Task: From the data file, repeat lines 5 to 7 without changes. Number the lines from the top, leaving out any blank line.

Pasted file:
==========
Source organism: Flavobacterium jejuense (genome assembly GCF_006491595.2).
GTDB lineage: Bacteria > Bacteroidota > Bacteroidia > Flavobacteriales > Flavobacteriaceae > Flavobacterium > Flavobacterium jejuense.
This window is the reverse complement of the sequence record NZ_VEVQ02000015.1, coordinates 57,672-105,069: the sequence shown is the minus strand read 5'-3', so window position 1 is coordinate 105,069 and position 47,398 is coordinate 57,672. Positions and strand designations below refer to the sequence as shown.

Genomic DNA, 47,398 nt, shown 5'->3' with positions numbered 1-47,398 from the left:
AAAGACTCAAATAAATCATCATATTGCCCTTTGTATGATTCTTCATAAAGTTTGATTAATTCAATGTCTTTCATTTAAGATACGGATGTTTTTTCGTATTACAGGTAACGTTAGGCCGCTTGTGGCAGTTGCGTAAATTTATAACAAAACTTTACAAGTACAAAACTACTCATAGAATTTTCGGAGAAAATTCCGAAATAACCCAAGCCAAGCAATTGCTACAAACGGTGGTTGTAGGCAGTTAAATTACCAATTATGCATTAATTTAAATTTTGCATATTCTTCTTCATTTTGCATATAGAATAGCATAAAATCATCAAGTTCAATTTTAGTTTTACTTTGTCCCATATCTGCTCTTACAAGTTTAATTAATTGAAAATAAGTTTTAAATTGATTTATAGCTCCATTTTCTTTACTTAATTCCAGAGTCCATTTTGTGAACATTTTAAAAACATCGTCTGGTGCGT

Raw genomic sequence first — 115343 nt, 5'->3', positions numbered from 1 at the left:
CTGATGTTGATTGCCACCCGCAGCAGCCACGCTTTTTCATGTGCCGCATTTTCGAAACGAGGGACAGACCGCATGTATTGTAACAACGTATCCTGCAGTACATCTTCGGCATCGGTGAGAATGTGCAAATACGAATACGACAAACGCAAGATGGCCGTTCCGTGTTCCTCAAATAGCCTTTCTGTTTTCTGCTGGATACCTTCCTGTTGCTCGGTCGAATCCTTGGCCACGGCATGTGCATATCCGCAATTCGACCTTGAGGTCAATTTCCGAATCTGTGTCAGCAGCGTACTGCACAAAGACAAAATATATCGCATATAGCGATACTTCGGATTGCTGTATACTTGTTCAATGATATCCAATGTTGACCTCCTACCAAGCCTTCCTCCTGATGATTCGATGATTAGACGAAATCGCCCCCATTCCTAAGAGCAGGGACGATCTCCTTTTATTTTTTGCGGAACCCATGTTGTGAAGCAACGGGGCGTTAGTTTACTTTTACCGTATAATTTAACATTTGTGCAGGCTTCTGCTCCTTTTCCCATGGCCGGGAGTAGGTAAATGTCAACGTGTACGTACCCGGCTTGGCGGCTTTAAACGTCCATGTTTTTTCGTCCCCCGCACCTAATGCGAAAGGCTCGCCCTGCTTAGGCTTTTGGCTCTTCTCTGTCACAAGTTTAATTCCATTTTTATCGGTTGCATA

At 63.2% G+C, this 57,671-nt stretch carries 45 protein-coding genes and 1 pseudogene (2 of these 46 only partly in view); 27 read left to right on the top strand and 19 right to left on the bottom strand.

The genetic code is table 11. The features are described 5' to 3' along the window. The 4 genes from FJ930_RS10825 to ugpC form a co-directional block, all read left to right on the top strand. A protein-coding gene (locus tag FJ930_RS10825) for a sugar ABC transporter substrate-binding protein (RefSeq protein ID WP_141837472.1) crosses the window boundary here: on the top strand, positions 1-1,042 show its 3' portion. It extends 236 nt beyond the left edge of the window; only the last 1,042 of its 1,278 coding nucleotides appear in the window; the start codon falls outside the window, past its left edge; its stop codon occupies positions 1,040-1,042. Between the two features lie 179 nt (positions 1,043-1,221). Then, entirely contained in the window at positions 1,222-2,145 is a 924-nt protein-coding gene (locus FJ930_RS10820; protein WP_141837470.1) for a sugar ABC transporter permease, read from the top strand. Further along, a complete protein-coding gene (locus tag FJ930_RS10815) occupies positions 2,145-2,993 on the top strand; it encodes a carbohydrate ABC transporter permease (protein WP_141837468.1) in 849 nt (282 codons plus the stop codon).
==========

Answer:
AAAGACTCAAATAAATCATCATATTGCCCTTTGTATGATTCTTCATAAAGTTTGATTAATTCAATGTCTTTCATTTAAGATACGGATGTTTTTTCGTATTACAGGTAACGTTAGGCCGCTTGTGGCAGTTGCGTAAATTTATAACAAAACTTTACAAGTACAAAACTACTCATAGAATTTTCGGAGAAAATTCCGAAATAACCCAAGCCAAGCAATTGCTACAAACGGTGGTTGTAGGCAGTTAAATTACCAATTATGCATTAATTTAAATTTTGCATATTCTTCTTCATTTTGCATATAGAATAGCATAAAATCATCAAGTTCAATTTTAGTTTTACTTTGTCCCATATCTGCTCTTACAAGTTTAATTAATTGAAAATAAGTTTTAAATTGATTTATAGCTCCATTTTCTTTACTTAATTCCAGAGTCCATTTTGTGAACATTTTAAAAACATCGTCTGGTGCGT

Raw genomic sequence first — 115343 nt, 5'->3', positions numbered from 1 at the left:
CTGATGTTGATTGCCACCCGCAGCAGCCACGCTTTTTCATGTGCCGCATTTTCGAAACGAGGGACAGACCGCATGTATTGTAACAACGTATCCTGCAGTACATCTTCGGCATCGGTGAGAATGTGCAAATACGAATACGACAAACGCAAGATGGCCGTTCCGTGTTCCTCAAATAGCCTTTCTGTTTTCTGCTGGATACCTTCCTGTTGCTCGGTCGAATCCTTGGCCACGGCATGTGCATATCCGCAATTCGACCTTGAGGTCAATTTCCGAATCTGTGTCAGCAGCGTACTGCACAAAGACAAAATATATCGCATATAGCGATACTTCGGATTGCTGTATACTTGTTCAATGATATCCAATGTTGACCTCCTACCAAGCCTTCCTCCTGATGATTCGATGATTAGACGAAATCGCCCCCATTCCTAAGAGCAGGGACGATCTCCTTTTATTTTTTGCGGAACCCATGTTGTGAAGCAACGGGGCGTTAGTTTACTTTTACCGTATAATTTAACATTTGTGCAGGCTTCTGCTCCTTTTCCCATGGCCGGGAGTAGGTAAATGTCAACGTGTACGTACCCGGCTTGGCGGCTTTAAACGTCCATGTTTTTTCGTCCCCCGCACCTAATGCGAAAGGCTCGCCCTGCTTAGGCTTTTGGCTCTTCTCTGTCACAAGTTTAATTCCATTTTTATCGGTTGCATA